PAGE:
Behaviour & Emotions

High-fives all round: 7 ways to celebrate your kids

Celebrating our kids

The end of the school year brings with it prizegiving season. This means some kids will get publicly recognised for their achievements, talent and efforts. It also means that lots of kids won’t. We’re all about celebrating achievement and congratulating kids on their success, but we also want to acknowledge that while this is a wonderful moment for the kids receiving awards, it can be a really tough moment for those who aren’t. So how do we help our kids navigate the big feelings around winning prizes and not winning prizes?

While this is a wonderful moment for the kids receiving awards, it can be a really tough moment for those who aren’t.

For starters, we can acknowledge those feelings of disappointment, sadness, even jealousy, and coach our kids through them. We can gently help our kids understand that not everyone gets a trophy – that’s what makes trophies so special. We can offer hope – “It’s awesome to see Johnny get a certificate for all his hard work this year. Next year it might be your turn to get one.” We can encourage our kids to celebrate the success of their friends and siblings, and practise offering “Congratulations - you did so well” to others. All good things to do! (Not necessarily easy things to do, let’s be honest, but good nonetheless!)

The other thing we can do for our kids is ensure they feel seen and recognised for the wonderful humans that they are. This might not be their year for a trophy, but we can absolutely still honour their efforts. Here are seven simple ways to show your kids how awesome they are, and wrap up the year on a celebratory note.

1. Sneak something special into their lunchbox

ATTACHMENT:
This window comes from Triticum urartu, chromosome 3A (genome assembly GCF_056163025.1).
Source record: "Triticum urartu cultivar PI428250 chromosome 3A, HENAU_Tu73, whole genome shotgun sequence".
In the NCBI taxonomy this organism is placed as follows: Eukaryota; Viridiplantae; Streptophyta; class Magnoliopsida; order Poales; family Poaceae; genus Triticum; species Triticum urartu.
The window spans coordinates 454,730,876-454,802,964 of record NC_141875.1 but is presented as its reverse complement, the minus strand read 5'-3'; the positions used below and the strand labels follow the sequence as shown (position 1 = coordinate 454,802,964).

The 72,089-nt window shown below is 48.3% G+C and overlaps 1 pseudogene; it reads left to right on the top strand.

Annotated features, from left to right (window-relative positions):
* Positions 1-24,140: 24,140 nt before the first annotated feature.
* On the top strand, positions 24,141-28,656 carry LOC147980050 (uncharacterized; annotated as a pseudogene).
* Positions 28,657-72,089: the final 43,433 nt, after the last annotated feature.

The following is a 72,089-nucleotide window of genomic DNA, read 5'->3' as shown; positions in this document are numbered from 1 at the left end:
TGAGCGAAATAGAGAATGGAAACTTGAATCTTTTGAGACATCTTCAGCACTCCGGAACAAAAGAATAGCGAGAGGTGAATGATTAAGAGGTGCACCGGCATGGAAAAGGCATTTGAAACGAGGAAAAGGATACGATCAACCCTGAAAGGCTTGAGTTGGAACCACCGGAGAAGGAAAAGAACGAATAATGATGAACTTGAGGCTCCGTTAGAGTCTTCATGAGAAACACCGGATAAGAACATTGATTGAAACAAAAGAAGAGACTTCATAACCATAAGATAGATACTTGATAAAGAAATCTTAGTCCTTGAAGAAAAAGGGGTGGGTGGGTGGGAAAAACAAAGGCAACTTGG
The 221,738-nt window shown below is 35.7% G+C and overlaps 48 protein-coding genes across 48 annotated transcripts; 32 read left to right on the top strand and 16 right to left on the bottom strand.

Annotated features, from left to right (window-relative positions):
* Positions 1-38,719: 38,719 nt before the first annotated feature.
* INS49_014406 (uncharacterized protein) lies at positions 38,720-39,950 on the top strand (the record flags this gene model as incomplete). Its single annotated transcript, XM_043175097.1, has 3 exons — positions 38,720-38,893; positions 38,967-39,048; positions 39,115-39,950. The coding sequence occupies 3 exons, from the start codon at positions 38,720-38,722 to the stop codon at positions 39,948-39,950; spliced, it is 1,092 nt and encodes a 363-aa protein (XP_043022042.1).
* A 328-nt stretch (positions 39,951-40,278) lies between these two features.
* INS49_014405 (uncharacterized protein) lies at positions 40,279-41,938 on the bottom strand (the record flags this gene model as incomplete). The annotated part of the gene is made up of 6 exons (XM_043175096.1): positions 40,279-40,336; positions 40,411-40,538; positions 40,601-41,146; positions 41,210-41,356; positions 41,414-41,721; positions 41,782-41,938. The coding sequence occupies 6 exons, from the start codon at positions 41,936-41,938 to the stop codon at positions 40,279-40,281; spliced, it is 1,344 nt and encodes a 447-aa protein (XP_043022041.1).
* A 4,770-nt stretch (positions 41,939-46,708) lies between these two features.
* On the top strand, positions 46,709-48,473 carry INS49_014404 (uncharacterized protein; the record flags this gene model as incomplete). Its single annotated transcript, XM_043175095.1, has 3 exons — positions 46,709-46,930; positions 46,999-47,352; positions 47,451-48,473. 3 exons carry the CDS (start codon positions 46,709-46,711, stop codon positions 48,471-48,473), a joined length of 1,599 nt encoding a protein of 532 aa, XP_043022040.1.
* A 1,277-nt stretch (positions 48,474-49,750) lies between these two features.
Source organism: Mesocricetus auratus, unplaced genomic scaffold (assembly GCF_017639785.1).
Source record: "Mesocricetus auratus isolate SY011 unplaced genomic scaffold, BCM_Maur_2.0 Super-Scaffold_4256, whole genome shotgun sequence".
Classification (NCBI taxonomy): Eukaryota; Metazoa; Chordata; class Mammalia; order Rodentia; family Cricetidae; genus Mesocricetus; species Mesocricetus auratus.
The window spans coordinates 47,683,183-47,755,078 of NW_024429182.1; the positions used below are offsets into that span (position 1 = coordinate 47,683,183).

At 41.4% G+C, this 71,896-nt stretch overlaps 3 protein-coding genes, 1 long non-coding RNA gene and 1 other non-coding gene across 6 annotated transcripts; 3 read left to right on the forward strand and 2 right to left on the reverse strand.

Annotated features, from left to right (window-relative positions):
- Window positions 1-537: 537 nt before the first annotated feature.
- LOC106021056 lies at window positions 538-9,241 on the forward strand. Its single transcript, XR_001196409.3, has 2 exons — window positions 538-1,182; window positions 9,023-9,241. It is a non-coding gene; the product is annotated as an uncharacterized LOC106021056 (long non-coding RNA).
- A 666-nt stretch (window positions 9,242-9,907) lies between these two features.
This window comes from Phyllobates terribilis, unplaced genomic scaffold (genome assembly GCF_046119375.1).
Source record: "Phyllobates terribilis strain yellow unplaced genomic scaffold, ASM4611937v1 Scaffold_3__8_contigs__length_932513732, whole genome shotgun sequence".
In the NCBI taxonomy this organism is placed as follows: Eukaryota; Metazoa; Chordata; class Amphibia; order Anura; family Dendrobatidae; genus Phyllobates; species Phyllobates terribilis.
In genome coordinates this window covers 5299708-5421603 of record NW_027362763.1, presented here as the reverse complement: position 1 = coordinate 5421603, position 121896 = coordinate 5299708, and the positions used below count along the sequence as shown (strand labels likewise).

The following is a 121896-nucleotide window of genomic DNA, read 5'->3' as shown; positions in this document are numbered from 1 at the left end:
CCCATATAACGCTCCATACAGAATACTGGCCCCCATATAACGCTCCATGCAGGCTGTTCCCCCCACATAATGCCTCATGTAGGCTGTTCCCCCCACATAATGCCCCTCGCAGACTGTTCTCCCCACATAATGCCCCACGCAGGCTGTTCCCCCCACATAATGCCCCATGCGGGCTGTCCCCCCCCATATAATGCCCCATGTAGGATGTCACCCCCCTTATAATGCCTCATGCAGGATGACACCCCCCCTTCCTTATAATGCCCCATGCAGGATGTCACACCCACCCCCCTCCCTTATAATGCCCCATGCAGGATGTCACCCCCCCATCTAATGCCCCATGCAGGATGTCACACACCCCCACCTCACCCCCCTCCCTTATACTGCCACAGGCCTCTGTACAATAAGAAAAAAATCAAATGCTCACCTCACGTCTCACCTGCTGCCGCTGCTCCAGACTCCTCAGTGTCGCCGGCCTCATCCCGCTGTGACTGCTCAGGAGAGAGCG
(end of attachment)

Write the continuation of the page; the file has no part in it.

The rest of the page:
Pack a little treat in your child’s lunchbox, and/or a note that acknowledges something wonderful you’ve noticed about them recently. This small gesture says “I see you” to a child and delivers huge feel-good vibes. It’s quite lovely to know someone is thinking of you. This one even works for teenagers – you could change it up with some coins for them to spend at the school canteen, and maybe a text message instead of a note. Nah... we’re never too old for a handwritten note illustrated with stick figures!

2. Serve up dinner on The Red Plate

The Red Plate is a Parenting Place initiative – it’s a special plate awarded to a member of the family who has done something worth celebrating. It could be awarded for trying something for the first time, an act of generosity, bravery or kindness, finishing a project or getting to the end of exams. The Red Plate helps siblings learn to honour and celebrate each other too – you only have one red plate in the cupboard, which means only one person receives the honour at a time.

3. Stickers that say so much

Here's another shameless plug for a Parenting Place product – this one is our affirmation stickers. These stickers are especially lovely for our little ones and a great way to let our tamariki know we love them and we’re proud of them. Surprise your child with a sticker on their T-shirt as they head off to kindy or school. Stick one on their hand when they get home, on their latest artwork, or go for the tried-and-true sticker chart on the fridge.

4. Mark the last day of school with a special dinner